Its no pick nick running a company, and after you get to a particular size you just have to accept the fact that you simply won’t please everyone. Hell, some companies have made a killing despite pissing off everyone (*cough* microsoft *cough*). Despite the fact that you will get the clients/customers who simply don’t understand, who are can’t be pleased, who are not worth the hassle; damn it, you have to at least try.
Your extensions, are you
I herd a smart man once say that everything about you and your company is part of your brand, down to how your receptionist answers the phone. I forget who said this however, apparently I am not as smart. That means that down to the smallest job in your company, that person reflects your company. You think dell outsourcing their technical support overseas effected their brand? Oh dear god it did…
Embody the brand
So its easy to conclude that making sure everyone who represents you and your company, understands the message you want to convey. However this is not enough, they actually have to care as well; which is much harder. That comes down to hiring the right people, and when you are hiring for a customer support position that pays ten cents an hour… well it’s hard to find people who really care.
Real life experiences? I think so
Of course there is a real life experience that goes along with this rant. E-bay, the cesspool of online shopping has a policy where if you pay via paypal and have a dispute about an item that is not as describe in an action, it’s paypal’s problem not theirs. Yeah yeah, they are owned by the same people, I don’t care.
Paypals solution is to give the seller an opportunity to refund your money if you ship it back to him, as long as you cover the shipping. What?? I won’t go into the level of retardation that forces buyers who are ripped off to pay to ship back an item they DIDN’T buy… because it gets better.
Paypal gives you a set number of days to enter in a shipping number to prove that the item is being returned. They tell you a day that the shipping info must be submitted to their review team, what they don’t tell you is that it has to be done before the hour that the case was opened. IE: If the case was opened at noon, you better get that shipping information in by noon.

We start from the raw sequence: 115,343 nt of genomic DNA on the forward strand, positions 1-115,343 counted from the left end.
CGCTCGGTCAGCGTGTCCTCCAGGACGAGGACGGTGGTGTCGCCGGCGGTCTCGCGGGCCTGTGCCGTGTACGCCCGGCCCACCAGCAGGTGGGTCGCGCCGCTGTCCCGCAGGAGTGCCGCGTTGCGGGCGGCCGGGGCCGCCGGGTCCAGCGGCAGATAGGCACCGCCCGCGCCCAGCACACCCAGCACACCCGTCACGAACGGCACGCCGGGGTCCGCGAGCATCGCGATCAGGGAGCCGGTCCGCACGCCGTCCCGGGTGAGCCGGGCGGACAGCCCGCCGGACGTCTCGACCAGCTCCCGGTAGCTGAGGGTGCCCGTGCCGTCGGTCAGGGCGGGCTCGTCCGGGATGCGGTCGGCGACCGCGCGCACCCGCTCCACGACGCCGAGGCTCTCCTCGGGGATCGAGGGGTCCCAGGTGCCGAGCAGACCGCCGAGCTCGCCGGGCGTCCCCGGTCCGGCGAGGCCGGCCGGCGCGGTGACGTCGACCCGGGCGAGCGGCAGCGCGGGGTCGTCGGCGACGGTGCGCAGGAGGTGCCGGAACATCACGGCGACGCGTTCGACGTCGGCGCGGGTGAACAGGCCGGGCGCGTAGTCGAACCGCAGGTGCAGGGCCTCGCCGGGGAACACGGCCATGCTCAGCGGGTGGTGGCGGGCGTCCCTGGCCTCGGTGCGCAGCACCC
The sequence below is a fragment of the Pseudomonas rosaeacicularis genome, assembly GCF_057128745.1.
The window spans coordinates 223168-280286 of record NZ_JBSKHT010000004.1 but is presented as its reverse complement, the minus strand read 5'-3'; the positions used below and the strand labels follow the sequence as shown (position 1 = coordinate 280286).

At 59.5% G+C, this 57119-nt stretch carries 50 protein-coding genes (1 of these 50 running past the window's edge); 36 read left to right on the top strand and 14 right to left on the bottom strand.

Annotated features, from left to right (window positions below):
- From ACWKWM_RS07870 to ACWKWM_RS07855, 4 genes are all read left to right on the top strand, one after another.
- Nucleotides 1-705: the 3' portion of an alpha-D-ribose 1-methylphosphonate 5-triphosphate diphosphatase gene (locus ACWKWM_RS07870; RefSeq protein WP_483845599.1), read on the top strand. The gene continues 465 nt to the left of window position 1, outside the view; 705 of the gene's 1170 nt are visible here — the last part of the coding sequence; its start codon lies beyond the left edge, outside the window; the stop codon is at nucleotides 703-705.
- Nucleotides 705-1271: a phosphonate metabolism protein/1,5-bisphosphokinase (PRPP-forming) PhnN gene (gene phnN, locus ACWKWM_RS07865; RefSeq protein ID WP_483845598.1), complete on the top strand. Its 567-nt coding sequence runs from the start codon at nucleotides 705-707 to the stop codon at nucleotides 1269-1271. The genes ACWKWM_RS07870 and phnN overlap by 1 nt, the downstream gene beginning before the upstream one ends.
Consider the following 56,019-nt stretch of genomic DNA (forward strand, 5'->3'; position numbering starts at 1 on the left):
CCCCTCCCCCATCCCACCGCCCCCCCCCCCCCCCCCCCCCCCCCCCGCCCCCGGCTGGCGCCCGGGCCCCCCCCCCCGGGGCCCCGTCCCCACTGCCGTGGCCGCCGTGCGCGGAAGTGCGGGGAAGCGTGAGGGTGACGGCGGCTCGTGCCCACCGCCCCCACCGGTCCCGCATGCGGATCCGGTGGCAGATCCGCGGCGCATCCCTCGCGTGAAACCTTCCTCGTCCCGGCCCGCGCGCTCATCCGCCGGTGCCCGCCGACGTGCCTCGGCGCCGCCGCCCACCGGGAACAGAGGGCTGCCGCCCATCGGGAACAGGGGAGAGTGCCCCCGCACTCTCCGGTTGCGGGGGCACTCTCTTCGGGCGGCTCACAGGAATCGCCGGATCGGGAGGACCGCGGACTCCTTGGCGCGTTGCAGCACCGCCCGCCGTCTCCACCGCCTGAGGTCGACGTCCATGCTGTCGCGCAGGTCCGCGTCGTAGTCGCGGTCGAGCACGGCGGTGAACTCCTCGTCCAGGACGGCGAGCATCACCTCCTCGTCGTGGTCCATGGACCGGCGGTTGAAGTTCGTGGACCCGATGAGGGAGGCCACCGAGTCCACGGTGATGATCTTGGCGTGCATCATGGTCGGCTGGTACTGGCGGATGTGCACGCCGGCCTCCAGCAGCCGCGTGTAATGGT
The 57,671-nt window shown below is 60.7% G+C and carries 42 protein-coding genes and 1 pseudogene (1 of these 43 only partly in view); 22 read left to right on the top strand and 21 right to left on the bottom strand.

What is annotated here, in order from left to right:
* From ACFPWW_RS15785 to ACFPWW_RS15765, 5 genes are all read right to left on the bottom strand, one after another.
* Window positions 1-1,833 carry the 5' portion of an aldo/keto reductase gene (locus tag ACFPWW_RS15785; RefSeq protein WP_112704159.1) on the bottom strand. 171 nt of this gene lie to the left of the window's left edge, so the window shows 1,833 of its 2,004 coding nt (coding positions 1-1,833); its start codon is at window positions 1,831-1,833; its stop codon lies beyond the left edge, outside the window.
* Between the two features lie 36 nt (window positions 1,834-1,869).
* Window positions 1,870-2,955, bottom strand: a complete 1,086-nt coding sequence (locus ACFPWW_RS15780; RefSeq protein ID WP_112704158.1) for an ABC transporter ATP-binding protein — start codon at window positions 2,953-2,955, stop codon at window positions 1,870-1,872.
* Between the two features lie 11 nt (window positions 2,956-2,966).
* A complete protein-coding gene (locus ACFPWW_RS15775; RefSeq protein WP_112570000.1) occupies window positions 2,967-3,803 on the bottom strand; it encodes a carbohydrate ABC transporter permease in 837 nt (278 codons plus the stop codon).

Ok, so of course the easy solution is not to wait till the last minute. However as a business owner I hardly have time to ship back items I didn’t buy, so it took me a while. Of course after I shipped it back, I came home only to find that the case had already been closed, no refund granted, and I had already paid to ship the item back to the seller.
No problem right? Just call paypal
Big problem apparently. The woman who answered the phone was about as much help as falling down the stairs. She claimed all I could do was e-mail an appeals department, stating several times that it didn’t matter if they didn’t give an hour deadline, there was an hour deadline. She even went so far as to laugh at my puzzled and frustrated reaction.
Like anyone, I asked to speak with a manager. To her response, “Our managers don’t take calls. They don’t have phones.”
Your managers don’t have phones? I am sorry, didn’t paypal offer $100 million dollars worth of rebates over the holiday season? and they can’t give their managers a PHONE?
Persistence is key?
I insisted on talking to someone else, despite claims that everyone would give me the same story. When I was finally transfered to someone else, who may or may not have been a manager, they reversed the judgment right away after noticing I was a seven year customer of paypals.
So you might be wondering how I can change a discussion about branding and employees into a rant about how paypal has shitty customer support people? I dunno, but I also don’t care! Makes things easy.